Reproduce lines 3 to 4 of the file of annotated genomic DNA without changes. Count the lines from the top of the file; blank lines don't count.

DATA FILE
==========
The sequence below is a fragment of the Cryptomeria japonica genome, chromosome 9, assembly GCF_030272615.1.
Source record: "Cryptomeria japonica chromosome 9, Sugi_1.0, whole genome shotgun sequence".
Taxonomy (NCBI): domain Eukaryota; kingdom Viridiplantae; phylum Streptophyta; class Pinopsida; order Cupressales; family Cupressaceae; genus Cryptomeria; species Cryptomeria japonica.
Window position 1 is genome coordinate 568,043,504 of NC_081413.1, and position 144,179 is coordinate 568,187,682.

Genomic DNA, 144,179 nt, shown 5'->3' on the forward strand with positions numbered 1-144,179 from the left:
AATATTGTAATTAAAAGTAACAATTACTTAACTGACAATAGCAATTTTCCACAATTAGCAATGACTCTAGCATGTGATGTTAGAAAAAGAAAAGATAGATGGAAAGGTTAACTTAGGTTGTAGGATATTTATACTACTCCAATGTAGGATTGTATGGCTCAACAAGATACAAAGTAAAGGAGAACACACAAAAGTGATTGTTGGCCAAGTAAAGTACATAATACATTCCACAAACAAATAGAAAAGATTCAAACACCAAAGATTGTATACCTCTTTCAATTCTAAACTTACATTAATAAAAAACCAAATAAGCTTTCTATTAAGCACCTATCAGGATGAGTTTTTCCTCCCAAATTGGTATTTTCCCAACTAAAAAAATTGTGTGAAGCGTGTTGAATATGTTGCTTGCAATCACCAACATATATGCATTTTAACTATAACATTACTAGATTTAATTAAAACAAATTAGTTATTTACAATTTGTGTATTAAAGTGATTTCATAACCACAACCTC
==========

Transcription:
Taxonomy (NCBI): domain Eukaryota; kingdom Viridiplantae; phylum Streptophyta; class Pinopsida; order Cupressales; family Cupressaceae; genus Cryptomeria; species Cryptomeria japonica.
Window position 1 is genome coordinate 568,043,504 of NC_081413.1, and position 144,179 is coordinate 568,187,682.